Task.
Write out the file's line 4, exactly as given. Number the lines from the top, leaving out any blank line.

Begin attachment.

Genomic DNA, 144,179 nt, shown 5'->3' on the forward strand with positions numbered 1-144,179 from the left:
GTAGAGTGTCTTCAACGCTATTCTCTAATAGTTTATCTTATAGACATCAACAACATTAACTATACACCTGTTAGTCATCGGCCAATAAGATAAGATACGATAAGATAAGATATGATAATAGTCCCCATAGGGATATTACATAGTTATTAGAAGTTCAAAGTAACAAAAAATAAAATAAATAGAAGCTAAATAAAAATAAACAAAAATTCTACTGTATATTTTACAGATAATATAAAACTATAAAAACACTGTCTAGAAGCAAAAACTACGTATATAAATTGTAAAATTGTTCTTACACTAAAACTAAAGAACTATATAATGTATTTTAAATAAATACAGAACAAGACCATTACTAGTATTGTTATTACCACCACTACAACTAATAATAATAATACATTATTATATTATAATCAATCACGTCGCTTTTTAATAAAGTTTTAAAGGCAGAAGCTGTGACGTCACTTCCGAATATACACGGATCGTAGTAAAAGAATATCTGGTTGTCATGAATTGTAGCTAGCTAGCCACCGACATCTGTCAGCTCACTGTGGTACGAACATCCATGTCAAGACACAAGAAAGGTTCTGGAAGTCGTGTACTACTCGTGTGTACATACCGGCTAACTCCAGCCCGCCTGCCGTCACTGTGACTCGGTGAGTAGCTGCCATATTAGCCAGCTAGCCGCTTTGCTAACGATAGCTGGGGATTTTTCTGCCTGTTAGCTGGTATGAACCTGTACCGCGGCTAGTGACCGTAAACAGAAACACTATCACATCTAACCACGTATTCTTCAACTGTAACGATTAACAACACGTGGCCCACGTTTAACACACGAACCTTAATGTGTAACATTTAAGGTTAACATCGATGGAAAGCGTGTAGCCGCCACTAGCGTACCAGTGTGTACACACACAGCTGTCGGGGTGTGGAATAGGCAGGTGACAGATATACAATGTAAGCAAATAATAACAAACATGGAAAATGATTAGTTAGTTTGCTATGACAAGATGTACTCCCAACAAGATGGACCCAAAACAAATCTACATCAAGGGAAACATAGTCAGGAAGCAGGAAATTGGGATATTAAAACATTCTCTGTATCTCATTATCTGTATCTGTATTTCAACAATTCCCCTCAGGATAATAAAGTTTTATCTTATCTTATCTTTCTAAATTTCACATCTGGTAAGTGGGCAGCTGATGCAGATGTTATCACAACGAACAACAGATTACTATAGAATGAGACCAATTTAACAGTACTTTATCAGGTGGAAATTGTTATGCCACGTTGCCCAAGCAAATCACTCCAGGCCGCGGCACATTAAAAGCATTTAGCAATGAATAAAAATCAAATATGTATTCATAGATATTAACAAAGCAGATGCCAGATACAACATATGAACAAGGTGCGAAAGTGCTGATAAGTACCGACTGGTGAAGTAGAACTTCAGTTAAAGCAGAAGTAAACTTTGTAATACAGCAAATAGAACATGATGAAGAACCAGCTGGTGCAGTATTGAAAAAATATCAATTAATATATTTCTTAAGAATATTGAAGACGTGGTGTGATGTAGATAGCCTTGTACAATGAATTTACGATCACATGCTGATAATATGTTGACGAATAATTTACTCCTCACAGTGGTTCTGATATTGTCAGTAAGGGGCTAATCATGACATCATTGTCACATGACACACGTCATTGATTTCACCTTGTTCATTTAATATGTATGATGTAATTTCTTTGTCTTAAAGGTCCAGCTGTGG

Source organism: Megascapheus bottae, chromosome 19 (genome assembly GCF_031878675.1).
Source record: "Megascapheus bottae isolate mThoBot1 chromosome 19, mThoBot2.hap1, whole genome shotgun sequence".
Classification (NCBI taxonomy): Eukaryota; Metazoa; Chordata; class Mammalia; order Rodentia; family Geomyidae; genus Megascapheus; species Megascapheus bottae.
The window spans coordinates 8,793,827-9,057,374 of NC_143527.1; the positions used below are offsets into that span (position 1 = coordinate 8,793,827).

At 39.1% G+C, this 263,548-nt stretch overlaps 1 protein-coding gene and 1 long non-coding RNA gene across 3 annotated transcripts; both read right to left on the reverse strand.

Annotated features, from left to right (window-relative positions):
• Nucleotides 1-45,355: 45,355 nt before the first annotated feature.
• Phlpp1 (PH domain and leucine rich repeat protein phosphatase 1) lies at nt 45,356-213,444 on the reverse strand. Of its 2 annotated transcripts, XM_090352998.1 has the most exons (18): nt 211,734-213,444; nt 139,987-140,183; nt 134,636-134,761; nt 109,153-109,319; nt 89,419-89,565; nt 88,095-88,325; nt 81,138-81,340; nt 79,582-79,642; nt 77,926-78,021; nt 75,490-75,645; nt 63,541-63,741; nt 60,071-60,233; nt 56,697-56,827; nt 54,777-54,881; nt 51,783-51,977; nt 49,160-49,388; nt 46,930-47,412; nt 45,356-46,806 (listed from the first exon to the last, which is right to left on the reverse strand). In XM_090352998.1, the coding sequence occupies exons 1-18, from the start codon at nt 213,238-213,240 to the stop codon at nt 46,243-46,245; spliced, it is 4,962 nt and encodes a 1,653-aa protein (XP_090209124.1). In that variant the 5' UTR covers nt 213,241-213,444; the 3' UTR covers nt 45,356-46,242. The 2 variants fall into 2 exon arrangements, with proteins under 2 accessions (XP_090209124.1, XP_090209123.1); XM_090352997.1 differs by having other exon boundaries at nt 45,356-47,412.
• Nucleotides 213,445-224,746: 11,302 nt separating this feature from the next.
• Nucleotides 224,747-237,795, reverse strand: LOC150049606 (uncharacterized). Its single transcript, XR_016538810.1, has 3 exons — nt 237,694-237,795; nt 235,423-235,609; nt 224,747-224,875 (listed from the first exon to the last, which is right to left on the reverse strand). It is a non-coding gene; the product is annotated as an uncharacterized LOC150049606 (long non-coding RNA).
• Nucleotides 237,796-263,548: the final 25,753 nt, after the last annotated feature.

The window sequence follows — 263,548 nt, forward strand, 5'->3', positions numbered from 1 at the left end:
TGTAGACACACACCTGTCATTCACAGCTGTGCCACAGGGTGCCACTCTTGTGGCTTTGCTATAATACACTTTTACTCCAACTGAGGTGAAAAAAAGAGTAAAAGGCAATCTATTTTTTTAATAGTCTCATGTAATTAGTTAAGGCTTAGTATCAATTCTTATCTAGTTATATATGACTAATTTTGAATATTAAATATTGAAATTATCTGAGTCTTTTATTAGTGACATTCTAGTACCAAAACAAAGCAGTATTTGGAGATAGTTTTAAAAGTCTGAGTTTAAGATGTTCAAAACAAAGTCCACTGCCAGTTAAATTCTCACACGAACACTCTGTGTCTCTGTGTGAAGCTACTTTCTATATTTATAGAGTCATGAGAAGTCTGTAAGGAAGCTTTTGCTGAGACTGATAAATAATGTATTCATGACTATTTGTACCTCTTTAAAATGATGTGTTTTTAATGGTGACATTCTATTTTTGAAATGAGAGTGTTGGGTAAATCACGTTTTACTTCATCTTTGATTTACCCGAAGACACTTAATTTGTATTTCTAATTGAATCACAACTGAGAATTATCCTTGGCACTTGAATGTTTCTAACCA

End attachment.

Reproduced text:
Source record: "Megascapheus bottae isolate mThoBot1 chromosome 19, mThoBot2.hap1, whole genome shotgun sequence".